Twain Weeps

by Pejman Yousefzadeh on January 4, 2011

Put me down as a vote against the bowdlerization of Huckleberry Finn.

The use of the n-word as a casual description tool for African-Americans, or the use of an offensive word that seeks to serve as a casual description tool for American Indians is utterly repulsive–which should go without saying. But the use of such words in Huckleberry Finn serves to situate the story in a particular time in American history, when the words were considered acceptable, and conveyed a general societal attitude towards African-Americans, and American Indians. To fully understand that societal attitude, we have to read those words. Twain himself was no racist, and deplored racism just about anywhere and anytime that he encountered it. He used offensive description tools not because he was a racist, but rather, because he thought that it was necessary to help the reader understand the mindset of the characters who made up his story, and the times in which they were supposed to have lived.

In doing so, of course, Twain lent his story historical power, and emotional poignancy. He allowed the reader to relate strongly to the tale, historical period, and morals of Huckleberry Finn. The words of his story, like any set of well-chosen words, are powerful not only in isolation, but also in the way that they influence the choice of other words in the story, and in the way that they influence the story as a whole. Their power ripples throughout the story. To think that one can engage in some kind of smart-bomb bowdlerization of Huckleberry Finn, in which certain words can be removed without affecting the impact of surrounding words, and without lessening the impact of the story, is to fool oneself. Neither bowdlerization, nor out-and-out censorship is neat and tidy. Quite the contrary; it is messy, it is mean, it is heavy-handed, and it substantially alters–if not outright obliterates–the influence of the story upon which bowdlerization and/or censorship is practiced.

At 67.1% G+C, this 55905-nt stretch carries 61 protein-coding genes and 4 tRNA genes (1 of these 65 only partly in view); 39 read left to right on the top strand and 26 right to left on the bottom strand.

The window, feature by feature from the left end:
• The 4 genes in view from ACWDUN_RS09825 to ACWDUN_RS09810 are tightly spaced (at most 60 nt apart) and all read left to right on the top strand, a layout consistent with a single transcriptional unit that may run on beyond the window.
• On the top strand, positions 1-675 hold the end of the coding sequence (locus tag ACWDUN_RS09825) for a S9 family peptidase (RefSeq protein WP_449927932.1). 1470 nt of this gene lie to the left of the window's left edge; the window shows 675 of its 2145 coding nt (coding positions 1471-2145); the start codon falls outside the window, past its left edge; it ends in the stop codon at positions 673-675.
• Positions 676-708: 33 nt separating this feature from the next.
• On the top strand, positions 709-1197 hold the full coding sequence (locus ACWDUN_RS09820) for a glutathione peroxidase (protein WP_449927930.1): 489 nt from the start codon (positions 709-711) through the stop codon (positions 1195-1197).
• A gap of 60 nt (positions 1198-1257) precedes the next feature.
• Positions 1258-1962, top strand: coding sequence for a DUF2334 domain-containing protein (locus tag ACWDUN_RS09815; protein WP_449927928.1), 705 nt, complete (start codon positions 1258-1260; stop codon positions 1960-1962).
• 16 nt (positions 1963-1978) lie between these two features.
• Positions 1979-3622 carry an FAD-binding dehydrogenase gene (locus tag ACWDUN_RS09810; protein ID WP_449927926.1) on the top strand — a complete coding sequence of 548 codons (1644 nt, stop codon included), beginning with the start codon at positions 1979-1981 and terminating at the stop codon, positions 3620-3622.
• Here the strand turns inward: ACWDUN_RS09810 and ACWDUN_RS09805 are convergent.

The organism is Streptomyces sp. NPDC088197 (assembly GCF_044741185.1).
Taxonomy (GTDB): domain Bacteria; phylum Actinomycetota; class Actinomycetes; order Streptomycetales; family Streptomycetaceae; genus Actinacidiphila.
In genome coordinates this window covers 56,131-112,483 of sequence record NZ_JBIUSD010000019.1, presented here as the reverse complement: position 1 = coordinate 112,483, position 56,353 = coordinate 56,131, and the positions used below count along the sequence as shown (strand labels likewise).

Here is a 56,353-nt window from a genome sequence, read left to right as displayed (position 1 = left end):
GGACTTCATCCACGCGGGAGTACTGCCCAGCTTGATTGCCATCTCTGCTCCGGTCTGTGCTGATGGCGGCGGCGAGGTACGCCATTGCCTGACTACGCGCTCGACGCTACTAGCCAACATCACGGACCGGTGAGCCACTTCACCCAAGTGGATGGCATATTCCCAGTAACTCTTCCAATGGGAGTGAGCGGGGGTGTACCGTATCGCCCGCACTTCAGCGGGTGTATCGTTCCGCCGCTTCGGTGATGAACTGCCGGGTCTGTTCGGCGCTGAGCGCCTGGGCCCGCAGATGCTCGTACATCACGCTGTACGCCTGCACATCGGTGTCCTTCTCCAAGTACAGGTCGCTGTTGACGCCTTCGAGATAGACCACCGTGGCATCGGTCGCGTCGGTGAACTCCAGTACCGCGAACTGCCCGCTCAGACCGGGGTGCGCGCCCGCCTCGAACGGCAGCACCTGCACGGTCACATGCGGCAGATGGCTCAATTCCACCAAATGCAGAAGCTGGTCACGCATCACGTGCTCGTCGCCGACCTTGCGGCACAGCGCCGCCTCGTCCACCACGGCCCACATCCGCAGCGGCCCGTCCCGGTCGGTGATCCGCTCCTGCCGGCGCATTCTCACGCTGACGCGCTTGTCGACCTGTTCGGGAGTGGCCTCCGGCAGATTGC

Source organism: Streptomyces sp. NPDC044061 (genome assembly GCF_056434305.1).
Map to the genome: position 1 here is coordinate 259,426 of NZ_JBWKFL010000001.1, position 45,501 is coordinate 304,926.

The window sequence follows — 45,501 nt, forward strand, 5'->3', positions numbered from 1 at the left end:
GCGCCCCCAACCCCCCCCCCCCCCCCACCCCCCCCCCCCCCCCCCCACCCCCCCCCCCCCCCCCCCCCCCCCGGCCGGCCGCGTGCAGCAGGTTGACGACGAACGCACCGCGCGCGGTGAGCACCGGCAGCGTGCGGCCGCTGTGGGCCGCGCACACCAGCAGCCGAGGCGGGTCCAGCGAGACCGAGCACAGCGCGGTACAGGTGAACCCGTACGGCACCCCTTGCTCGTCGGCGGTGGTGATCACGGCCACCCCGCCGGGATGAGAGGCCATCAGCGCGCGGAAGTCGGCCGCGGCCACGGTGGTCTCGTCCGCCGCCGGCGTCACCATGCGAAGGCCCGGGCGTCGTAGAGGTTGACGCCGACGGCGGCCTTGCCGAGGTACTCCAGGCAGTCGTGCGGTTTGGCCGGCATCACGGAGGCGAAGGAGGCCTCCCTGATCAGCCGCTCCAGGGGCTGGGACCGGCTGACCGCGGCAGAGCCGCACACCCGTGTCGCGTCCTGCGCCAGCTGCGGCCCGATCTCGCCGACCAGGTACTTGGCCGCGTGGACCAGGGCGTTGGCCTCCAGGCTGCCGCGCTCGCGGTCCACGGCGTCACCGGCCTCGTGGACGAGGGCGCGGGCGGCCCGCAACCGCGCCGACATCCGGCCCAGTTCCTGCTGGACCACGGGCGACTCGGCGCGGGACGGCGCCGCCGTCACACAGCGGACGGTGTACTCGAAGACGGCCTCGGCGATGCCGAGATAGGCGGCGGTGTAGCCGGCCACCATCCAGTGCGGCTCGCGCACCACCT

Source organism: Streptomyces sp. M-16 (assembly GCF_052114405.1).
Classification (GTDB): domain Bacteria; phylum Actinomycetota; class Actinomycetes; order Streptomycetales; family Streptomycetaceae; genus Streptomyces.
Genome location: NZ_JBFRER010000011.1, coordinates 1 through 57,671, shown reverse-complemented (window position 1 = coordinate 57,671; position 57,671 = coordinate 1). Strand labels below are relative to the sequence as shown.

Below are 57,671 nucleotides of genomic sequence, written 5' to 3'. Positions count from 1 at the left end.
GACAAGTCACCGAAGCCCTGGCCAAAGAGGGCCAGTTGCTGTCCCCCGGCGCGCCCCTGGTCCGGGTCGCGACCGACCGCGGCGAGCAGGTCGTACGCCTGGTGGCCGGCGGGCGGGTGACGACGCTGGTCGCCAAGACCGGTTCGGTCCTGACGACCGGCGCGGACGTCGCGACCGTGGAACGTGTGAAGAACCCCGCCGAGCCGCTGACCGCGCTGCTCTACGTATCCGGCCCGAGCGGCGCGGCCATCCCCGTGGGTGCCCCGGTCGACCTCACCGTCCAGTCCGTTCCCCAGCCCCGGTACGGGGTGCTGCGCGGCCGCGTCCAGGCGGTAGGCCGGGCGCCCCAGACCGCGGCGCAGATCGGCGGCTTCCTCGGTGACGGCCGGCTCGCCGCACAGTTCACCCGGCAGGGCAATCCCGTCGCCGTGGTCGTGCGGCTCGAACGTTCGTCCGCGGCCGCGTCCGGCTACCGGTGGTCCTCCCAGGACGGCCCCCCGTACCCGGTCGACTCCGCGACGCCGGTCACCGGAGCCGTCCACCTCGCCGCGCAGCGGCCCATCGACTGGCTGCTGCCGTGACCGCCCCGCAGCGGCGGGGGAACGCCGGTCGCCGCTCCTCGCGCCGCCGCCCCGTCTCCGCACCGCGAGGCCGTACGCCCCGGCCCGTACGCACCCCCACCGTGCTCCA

What’s next? Getting rid of the anti-Semitic fare in The Canterbury Tales, and blinding ourselves to an examination of how Jews were thought of and treated in Chaucerian England? Removing the anti-Semitic material found in The Divine Comedy so that we can turn a blind eye to the nasty side of Dante’s Italy? How about if we just make The Merchant of Venice Shylockless, so that our tender sensibilities are not trifled with? Being Jewish, anti-Semitic writings are not exactly my cup of tea, but being a student of literature–and history–I realize that if I want to understand the historical periods in which pieces of literature are situated, I might have to be a bit discomfited in the process. I might be able to save myself some mentally queasy moments if I pretend that anti-Semitism does not make an appearance in what is considered great literature, but if I shut my eyes to uncomfortable passages in the literature I read, I will not be able to render an accurate judgment on the reading. Which raises the following question: What is the point of reading something if one skips over–or is forced to skip over–the uncomfortable bits, and in the process, is prevented from fully understanding the text?

I can appreciate the fact that because of the use of offensive words, some people may not be mature enough to read a non-bowdlerized version of Huckleberry Finn. These people should wait until they are mature enough, and then read a non-bowdlerized version of Huckleberry Finn. There. Problem solved, and a great American classic is properly left undisturbed in the process.

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